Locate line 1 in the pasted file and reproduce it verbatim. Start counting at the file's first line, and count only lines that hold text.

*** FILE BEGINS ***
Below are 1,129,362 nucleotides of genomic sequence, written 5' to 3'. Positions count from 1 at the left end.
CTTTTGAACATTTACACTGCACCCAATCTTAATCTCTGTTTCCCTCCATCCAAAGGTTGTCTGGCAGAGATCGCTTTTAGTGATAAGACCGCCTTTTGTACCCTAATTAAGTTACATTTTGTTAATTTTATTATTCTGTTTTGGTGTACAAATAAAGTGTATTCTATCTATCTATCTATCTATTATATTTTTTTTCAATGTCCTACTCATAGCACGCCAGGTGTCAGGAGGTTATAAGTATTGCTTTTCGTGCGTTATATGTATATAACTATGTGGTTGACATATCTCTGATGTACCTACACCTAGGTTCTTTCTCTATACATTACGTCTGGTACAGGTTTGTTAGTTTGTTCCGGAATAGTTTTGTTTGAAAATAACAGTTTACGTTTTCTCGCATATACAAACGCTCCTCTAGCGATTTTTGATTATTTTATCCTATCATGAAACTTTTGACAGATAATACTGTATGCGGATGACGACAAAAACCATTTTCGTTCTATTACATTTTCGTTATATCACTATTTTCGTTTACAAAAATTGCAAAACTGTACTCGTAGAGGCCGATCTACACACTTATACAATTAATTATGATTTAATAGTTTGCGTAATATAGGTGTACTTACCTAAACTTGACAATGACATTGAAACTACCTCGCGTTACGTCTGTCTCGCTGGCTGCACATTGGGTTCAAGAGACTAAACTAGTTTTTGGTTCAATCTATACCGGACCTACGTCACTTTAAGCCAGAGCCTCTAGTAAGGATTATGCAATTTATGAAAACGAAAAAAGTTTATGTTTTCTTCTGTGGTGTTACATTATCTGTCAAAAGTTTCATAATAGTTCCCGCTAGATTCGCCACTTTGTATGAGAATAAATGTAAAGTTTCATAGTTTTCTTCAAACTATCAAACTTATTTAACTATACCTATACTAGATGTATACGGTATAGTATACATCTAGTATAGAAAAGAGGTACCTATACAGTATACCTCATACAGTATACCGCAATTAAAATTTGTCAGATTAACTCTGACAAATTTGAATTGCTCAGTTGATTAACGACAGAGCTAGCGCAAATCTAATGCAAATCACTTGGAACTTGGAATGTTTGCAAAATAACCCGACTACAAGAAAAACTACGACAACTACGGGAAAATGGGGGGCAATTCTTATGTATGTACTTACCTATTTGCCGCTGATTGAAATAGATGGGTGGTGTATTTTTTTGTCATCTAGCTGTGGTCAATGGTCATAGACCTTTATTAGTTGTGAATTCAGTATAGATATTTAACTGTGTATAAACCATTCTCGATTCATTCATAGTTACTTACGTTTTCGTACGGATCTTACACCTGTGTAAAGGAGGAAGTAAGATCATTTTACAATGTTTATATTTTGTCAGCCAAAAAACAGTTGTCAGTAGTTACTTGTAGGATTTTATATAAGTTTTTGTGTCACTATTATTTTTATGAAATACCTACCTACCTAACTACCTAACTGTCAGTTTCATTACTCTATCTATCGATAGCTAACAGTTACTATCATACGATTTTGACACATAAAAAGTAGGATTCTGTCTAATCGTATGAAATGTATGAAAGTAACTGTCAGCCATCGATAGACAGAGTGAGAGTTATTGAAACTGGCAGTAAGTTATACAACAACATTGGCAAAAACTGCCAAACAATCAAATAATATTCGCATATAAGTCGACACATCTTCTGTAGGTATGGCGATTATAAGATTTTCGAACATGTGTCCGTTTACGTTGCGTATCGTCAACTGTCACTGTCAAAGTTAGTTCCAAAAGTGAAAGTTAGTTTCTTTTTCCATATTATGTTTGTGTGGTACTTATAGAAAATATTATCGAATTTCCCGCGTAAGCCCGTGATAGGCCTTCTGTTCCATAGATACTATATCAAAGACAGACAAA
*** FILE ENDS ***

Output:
Below are 1,129,362 nucleotides of genomic sequence, written 5' to 3'. Positions count from 1 at the left end.